Filtration Technology: A Critical Influence on the Removal of Airborne Pollutants


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The electronics production industry is characterized by a multitude of processes. From joining and separation technologies by means of laser, soldering and gluing, soldering processes, and the utilisation of fluxes or rapid prototyping—there is a wide range of various technologies.

All these procedures have one thing in common: they generate harmful particles of any size, form and composition. These particles have an undesirable effect as they have impact on humans, machines and products because of their chemical and physical characteristics. They can cause diseases, affect machine functionalities and pollute products, thus can be responsible for malfunctions and production failures.

Extracting is not Enough

Utilising an extraction system seems logical. Indeed, it is. However, systems vary in effectiveness and many critical parameters must be considered when selecting the most suitable extraction and filtration system. In order to completely removing all occurring dusts, fumes, odours, gases, and vapours, it is necessary to utilize the appropriate filtration technology and understand all the characteristics of the airborne pollutants and processes. A distinction is made between particulate and gaseous substances. Partially, gaseous substances may react and become particles. Modern procedures such as welding, laser or other thermal processes cause the emergence of particles, which become increasingly smaller and some are known to be in the nano range.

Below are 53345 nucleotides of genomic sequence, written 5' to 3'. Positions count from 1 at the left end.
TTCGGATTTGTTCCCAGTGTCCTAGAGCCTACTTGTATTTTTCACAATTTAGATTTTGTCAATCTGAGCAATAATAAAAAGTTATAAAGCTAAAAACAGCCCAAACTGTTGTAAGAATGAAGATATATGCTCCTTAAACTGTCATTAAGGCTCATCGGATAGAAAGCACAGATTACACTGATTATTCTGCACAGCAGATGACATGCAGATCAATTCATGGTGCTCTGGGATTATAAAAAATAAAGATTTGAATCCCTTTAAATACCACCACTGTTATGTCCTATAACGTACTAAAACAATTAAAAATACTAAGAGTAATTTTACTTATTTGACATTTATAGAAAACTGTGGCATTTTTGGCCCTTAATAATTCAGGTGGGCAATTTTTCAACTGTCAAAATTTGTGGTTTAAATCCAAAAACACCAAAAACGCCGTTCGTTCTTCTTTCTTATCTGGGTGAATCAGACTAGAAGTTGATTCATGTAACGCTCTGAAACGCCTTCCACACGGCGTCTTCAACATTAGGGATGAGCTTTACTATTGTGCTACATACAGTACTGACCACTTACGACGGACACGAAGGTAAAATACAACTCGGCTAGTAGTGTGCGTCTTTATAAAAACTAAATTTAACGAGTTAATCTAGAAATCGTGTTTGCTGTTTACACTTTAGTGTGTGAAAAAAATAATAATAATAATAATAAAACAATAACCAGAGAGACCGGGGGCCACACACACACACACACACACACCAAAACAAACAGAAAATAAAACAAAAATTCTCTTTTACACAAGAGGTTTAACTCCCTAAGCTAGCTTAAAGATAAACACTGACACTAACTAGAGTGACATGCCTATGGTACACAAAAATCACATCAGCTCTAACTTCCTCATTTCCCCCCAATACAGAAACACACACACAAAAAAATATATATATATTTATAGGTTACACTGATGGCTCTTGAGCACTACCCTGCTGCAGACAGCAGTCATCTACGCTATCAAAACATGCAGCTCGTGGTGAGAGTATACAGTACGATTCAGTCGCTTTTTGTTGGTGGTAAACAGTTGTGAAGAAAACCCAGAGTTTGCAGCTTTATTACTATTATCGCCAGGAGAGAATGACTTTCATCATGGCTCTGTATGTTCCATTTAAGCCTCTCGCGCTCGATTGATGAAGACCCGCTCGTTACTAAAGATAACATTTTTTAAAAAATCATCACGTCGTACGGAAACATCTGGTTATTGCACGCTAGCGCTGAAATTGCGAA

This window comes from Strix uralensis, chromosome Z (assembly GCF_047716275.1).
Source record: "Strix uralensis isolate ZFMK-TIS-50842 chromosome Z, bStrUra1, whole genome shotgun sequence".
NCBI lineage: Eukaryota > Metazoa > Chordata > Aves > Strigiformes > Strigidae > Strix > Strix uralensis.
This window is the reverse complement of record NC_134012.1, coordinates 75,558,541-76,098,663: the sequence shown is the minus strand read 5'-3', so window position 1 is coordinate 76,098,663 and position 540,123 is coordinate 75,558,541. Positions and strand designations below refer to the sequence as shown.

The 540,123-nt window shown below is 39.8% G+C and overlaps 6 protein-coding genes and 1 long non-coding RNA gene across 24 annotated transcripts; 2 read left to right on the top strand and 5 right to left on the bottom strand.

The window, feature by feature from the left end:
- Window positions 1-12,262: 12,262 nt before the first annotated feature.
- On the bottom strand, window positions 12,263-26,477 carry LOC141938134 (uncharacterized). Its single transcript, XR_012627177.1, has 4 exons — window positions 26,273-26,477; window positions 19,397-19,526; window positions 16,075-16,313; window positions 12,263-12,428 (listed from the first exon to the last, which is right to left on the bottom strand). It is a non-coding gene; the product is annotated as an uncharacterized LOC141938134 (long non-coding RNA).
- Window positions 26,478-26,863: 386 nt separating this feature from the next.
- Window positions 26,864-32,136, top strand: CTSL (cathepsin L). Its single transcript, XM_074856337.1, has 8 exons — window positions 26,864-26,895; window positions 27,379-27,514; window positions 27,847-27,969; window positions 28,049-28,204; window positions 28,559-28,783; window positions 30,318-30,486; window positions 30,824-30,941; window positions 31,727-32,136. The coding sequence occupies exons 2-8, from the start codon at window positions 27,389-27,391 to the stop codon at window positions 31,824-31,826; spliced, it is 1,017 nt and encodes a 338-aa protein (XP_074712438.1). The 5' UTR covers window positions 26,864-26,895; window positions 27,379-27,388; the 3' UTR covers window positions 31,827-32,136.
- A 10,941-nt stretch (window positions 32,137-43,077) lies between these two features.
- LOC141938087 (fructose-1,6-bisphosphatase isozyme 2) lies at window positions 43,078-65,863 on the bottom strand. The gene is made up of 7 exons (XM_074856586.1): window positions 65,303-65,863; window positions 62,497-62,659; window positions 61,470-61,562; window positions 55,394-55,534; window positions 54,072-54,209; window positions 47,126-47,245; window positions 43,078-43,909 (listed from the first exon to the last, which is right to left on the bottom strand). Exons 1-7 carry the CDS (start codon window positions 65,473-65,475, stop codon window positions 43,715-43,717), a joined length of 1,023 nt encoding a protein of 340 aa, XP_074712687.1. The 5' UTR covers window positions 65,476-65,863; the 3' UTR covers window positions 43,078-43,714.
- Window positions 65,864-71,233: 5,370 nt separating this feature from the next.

Particle size is one criterion that decides on the utilisation of the best suitable filter medium.

Additionally, knowledge on particle characteristics (adhesive, condensing, etc.), gas content or flammability is important. These factors also have influence on the selection of the ideal filter.

Air Filters and Subdivisions

Filtration means separation of solids and gases, and there are many techniques used:

• Gravity separators (settlement tanks)

• Centrifugal separators (cyclones)

• Wet separators (washers)

• Electric separators (electrostatic filters)

• Filtering separators (fabric filters, cartridge filters)

• Adsorptive filters (activated carbon)

This article focuses on filtering separators, also known as bag filters and fibre filters, as they are used across a wide range of industrial sectors. The German association Verband Deutscher Maschinen- und Anlagenbau (VDMA)/German Engineering Federation) subdivides filtering separators into different classes (Figure 1). Thus, a distinction is made between fine particulate (according to DIN EN 779:2012) and coarse particulate air filters (according to DIN EN 1822:2011).

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Editor's Note: This article originally appeared in the March 2016 issue of SMT Magazine.

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